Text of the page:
What you need to know
From humble beginnings in rural China, ballpoint pen artist Ji Hongyan found fame while working in an university canteen.
Ji Hongyan was relaxing at home in Beijing when her phone rang on a March evening in 2015. She answered the unknown number cautiously. On the line was a man who said he could help Ji realize her dreams.
The caller was the director of “Chinese Dream Show,” a popular program on which comedian Zhou Libo tries to help a guest realize their life’s dream. It sounded like a good opportunity, so Ji — who is better known by her pen name, Wang Hua — agreed to go on the show.
On the show, host Zhou asked Ji about her life’s ambition. It was an opportunity young artists across China would love to have had, as they struggle to make a living in a small but growing art market.
“My dream is to draw a piece that I’m satisfied with,” Ji told Zhou, in typically modest fashion. When later in the show Zhou offered to pay her 200,000 yuan (almost US$30,000) for the intricate, 30-meter ballpoint pen drawing she had brought on the show, she refused, telling him she didn’t like mixing business with her true passion.
In many ways, the 36-year-old artist’s unwillingness to prioritize money has defined her life. It’s a trait she attributes to her unsuccessful father.
Ji grew up in poverty, in a hillside village in eastern China’s Fujian province. Her father was too naive about money, she says, and he struggled to make a living. He would often beat Ji’s mother out of frustration, and when Ji was just four years old, her mother left the family home to lead a rebuilding project of a Buddhist temple. Ji’s mother felt safer with distance between her and Ji’s father, only returning home to visit twice a year.
The family’s poverty also meant that other children in the village would never play with Ji and her older sister. “I spent most of my time fishing for loach and playing in the hills,” she says. “I had a lot of contact with nature.”
But it would be many years before Ji’s infatuation with the natural world manifested itself in her artwork. In sixth grade, faced with poor grades and the ever-present financial burdens of her family, Ji decided to drop out of school in search of work. Her father, who by then was picking through trash in search of recyclables to sell, agreed that the family needed the money.
In 1995 Ji moved to Fuzhou, the provincial capital, where she was given a rude awakening to the world of employment. She was fired from her first job as a nanny after she let the child in her care go off with someone else, and a second job as a waitress came to the same end when she dropped plates in front of her boss.
But Ji had better luck with her third attempt, when she was taken under the wing of a supportive restaurant manager who would compliment her on her beauty and brilliant smile.
Ji is visibly moved as she tells the story. “She was a very important person in my life,” Ji says of her kindhearted boss. “When I was small, my dad would hit me a lot, and my parents never said I was beautiful. She was the first person to ever call me beautiful, and the first person to ever encourage me.”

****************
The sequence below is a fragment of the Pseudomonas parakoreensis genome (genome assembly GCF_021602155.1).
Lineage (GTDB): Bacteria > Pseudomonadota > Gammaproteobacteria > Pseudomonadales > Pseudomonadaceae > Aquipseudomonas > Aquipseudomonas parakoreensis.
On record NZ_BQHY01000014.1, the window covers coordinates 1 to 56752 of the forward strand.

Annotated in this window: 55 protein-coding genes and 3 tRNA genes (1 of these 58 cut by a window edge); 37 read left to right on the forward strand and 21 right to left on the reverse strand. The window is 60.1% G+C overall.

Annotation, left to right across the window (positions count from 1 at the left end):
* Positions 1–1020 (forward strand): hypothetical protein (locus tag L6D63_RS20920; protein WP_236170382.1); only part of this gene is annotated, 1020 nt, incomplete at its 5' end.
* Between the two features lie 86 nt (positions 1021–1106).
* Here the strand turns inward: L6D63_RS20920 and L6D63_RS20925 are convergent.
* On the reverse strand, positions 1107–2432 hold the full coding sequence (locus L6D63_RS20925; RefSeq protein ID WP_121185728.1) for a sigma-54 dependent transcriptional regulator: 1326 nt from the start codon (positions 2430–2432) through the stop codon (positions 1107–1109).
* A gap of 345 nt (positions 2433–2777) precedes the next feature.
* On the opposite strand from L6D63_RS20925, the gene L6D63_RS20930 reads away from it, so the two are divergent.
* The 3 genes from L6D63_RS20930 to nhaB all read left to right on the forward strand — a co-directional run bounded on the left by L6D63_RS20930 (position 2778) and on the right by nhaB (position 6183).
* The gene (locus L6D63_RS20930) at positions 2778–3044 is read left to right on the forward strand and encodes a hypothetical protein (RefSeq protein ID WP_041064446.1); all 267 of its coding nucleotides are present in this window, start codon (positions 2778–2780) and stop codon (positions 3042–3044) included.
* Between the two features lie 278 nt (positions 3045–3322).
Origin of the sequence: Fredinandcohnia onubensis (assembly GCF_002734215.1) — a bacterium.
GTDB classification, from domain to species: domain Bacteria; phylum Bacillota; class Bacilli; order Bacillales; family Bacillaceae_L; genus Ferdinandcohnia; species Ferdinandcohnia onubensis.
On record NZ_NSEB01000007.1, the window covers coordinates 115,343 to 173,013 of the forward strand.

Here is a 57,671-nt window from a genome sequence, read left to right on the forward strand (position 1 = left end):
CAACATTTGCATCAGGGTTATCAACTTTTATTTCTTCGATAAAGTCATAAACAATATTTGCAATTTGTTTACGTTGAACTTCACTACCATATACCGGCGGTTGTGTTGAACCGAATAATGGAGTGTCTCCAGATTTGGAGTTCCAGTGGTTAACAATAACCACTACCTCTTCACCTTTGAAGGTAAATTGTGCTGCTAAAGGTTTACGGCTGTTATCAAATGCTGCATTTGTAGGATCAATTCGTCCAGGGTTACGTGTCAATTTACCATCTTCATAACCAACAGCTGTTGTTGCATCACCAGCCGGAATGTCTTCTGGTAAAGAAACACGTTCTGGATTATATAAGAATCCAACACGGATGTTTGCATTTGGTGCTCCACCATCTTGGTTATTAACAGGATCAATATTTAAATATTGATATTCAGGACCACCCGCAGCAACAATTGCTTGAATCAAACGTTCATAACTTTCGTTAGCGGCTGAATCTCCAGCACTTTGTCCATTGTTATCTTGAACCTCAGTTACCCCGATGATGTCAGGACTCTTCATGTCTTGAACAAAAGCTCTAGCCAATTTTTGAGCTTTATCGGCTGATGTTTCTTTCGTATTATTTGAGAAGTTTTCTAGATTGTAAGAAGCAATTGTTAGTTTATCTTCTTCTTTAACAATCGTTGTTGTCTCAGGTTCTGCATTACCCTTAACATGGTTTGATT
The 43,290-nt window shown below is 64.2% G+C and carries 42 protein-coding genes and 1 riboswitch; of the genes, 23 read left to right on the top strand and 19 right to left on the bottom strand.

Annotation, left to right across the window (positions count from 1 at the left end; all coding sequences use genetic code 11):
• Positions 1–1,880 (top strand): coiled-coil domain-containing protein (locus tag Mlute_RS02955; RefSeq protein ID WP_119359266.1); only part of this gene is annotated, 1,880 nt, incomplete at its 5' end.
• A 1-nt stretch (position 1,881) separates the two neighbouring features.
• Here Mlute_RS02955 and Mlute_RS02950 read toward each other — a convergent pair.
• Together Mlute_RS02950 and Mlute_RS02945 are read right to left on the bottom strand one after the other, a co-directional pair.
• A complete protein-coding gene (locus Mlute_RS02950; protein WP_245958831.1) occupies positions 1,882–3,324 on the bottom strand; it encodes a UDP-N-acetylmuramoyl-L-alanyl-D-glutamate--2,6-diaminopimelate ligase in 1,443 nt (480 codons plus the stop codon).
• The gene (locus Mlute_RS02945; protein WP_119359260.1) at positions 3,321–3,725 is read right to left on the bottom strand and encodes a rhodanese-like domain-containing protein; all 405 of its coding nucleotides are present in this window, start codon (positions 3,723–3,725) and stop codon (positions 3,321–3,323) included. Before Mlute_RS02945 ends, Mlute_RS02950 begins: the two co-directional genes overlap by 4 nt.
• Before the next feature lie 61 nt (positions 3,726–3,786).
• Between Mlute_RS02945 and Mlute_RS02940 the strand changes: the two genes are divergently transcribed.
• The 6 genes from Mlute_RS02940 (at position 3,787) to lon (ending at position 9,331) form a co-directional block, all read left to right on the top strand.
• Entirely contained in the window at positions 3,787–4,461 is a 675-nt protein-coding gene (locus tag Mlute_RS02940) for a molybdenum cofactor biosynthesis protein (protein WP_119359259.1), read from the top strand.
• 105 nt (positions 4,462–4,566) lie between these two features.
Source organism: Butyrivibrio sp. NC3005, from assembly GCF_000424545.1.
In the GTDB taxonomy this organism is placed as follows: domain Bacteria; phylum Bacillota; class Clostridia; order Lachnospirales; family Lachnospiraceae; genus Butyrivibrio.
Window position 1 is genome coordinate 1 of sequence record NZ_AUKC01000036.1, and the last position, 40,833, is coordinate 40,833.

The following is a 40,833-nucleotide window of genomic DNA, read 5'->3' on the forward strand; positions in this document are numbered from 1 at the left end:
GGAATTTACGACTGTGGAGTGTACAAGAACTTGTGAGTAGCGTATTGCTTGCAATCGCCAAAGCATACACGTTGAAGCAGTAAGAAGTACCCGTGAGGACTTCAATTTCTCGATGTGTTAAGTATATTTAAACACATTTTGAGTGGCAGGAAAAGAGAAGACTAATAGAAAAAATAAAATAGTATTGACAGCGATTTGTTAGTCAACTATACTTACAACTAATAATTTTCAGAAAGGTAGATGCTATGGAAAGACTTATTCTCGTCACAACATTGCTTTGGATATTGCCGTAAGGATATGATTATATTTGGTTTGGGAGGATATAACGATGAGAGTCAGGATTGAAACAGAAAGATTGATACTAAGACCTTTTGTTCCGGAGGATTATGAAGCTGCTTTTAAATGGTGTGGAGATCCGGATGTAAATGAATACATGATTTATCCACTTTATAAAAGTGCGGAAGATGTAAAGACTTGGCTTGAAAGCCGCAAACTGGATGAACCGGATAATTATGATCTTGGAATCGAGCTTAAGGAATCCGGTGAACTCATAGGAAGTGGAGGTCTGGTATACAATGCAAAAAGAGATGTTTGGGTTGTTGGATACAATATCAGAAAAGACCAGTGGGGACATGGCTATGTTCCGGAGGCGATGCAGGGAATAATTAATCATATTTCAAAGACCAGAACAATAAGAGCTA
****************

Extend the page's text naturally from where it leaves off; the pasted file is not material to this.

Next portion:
In 2007, after 10 years in that job, Ji embarked on a year of traveling between various cities in southern China, catching buses without knowing where they were going just for the sake of exploring, and taking odd jobs along the way when her supply of cash ran dry.
“I wanted to get out and see places,” Ji says. “I wanted to get out and have a look at other cities.” She never stayed in hotels because the only ones she could afford were too dirty. Instead, she opted to spend many of her nights inside McDonald’s, which had just started 24-hour service in China. She rarely showered.
A year went by, and Ji, weary of her life on the road, eventually chose to return to Fuzhou, where she began to hone an interest in drawing. She found inspiration in photography books, incorporating elements from her own imagination into her recreations of the images on the pages. An appreciation for the freedom of the pen has stayed with her to the present day. “There are no limitations when you’re drawing, but in photography you’re limited by the camera,” she says.
As Ji’s creative hunger grew, she became more aware that Fuzhou was not a place where her art was likely to flourish. Appreciation for her work was limited to muted approval from guests at a cousin’s wedding, where she had chosen proudly to display her work.
In March 2010, Ji set out for the Shanghai Expo, a coming-together of cultural exhibitions from countries around the world. But she was undone by her enthusiasm when she ended up being thrown out of the exhibition space by a stall manager who had become annoyed by her attempts to encourage visitors to purchase a silk scarf that she felt was particularly beautiful.
Ji was down but not out, making her way back into the main stadium in search of more art. She was drawn to a sculptor’s stand, and again ended up assuming the role of a saleswoman. “I spent a lot of time there and was even showing the works to other visitors as if I worked there,” she says. The manager of that stall was more receptive to her enthusiasm, and a lengthy discussion of Ji’s opinions on art led to an invitation to visit the studio where the statues were produced.
This proved to be a lucky break for Ji. Her art impressed the people working at the studio, and eventually she was given a job showing visitors around the company’s gallery in M50, a contemporary art complex housed in a dilapidated industrial zone in central Shanghai. She had finally got her foot in the art door, but the work was financially unrewarding. To save money Ji was eating porridge three times a day, and still she rarely showered since she was living in the gallery itself.